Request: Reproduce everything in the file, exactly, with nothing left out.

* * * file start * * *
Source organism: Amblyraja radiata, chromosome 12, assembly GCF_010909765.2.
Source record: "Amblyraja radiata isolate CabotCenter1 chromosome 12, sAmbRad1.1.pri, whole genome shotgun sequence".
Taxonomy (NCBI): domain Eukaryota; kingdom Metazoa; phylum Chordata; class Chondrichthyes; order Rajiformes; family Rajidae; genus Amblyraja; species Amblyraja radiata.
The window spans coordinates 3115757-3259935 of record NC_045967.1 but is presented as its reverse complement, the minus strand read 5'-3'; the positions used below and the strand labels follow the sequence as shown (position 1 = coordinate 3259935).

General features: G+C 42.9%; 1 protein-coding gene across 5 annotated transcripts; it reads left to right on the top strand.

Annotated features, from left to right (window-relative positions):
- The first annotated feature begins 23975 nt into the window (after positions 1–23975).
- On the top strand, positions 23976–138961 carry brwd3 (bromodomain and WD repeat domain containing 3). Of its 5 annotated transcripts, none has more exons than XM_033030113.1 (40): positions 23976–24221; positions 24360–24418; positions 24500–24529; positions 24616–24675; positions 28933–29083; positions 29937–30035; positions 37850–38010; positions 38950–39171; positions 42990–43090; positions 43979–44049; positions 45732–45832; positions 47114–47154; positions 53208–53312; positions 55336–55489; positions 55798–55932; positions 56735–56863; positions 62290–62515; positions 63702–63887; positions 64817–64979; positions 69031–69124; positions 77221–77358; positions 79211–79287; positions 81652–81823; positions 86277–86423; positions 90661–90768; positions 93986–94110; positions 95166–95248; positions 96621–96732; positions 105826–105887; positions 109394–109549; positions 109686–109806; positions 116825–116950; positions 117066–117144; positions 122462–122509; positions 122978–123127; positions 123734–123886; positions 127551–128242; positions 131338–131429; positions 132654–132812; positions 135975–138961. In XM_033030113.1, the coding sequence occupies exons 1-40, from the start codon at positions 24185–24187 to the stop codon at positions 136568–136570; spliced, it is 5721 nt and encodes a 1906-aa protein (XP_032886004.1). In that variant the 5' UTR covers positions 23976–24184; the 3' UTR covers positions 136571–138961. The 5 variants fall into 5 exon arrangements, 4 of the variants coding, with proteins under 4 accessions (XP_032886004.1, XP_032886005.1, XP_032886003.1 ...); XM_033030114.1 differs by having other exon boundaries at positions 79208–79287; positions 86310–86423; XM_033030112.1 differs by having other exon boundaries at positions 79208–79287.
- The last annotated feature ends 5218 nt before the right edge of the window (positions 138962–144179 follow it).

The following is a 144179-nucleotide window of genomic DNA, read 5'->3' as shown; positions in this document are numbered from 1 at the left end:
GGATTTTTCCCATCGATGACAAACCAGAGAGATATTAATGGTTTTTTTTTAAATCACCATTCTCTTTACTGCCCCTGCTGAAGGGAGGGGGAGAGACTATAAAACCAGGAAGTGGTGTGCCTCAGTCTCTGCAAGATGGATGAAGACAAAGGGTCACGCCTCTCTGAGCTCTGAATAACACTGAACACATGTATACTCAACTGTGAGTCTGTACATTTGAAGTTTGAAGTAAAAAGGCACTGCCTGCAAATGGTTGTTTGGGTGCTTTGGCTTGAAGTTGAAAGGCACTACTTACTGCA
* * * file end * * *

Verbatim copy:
Source organism: Amblyraja radiata, chromosome 12, assembly GCF_010909765.2.
Source record: "Amblyraja radiata isolate CabotCenter1 chromosome 12, sAmbRad1.1.pri, whole genome shotgun sequence".
Taxonomy (NCBI): domain Eukaryota; kingdom Metazoa; phylum Chordata; class Chondrichthyes; order Rajiformes; family Rajidae; genus Amblyraja; species Amblyraja radiata.
The window spans coordinates 3115757-3259935 of record NC_045967.1 but is presented as its reverse complement, the minus strand read 5'-3'; the positions used below and the strand labels follow the sequence as shown (position 1 = coordinate 3259935).

General features: G+C 42.9%; 1 protein-coding gene across 5 annotated transcripts; it reads left to right on the top strand.

Annotated features, from left to right (window-relative positions):
- The first annotated feature begins 23975 nt into the window (after positions 1–23975).
- On the top strand, positions 23976–138961 carry brwd3 (bromodomain and WD repeat domain containing 3). Of its 5 annotated transcripts, none has more exons than XM_033030113.1 (40): positions 23976–24221; positions 24360–24418; positions 24500–24529; positions 24616–24675; positions 28933–29083; positions 29937–30035; positions 37850–38010; positions 38950–39171; positions 42990–43090; positions 43979–44049; positions 45732–45832; positions 47114–47154; positions 53208–53312; positions 55336–55489; positions 55798–55932; positions 56735–56863; positions 62290–62515; positions 63702–63887; positions 64817–64979; positions 69031–69124; positions 77221–77358; positions 79211–79287; positions 81652–81823; positions 86277–86423; positions 90661–90768; positions 93986–94110; positions 95166–95248; positions 96621–96732; positions 105826–105887; positions 109394–109549; positions 109686–109806; positions 116825–116950; positions 117066–117144; positions 122462–122509; positions 122978–123127; positions 123734–123886; positions 127551–128242; positions 131338–131429; positions 132654–132812; positions 135975–138961. In XM_033030113.1, the coding sequence occupies exons 1-40, from the start codon at positions 24185–24187 to the stop codon at positions 136568–136570; spliced, it is 5721 nt and encodes a 1906-aa protein (XP_032886004.1). In that variant the 5' UTR covers positions 23976–24184; the 3' UTR covers positions 136571–138961. The 5 variants fall into 5 exon arrangements, 4 of the variants coding, with proteins under 4 accessions (XP_032886004.1, XP_032886005.1, XP_032886003.1 ...); XM_033030114.1 differs by having other exon boundaries at positions 79208–79287; positions 86310–86423; XM_033030112.1 differs by having other exon boundaries at positions 79208–79287.
- The last annotated feature ends 5218 nt before the right edge of the window (positions 138962–144179 follow it).

The following is a 144179-nucleotide window of genomic DNA, read 5'->3' as shown; positions in this document are numbered from 1 at the left end:
GGATTTTTCCCATCGATGACAAACCAGAGAGATATTAATGGTTTTTTTTTAAATCACCATTCTCTTTACTGCCCCTGCTGAAGGGAGGGGGAGAGACTATAAAACCAGGAAGTGGTGTGCCTCAGTCTCTGCAAGATGGATGAAGACAAAGGGTCACGCCTCTCTGAGCTCTGAATAACACTGAACACATGTATACTCAACTGTGAGTCTGTACATTTGAAGTTTGAAGTAAAAAGGCACTGCCTGCAAATGGTTGTTTGGGTGCTTTGGCTTGAAGTTGAAAGGCACTACTTACTGCA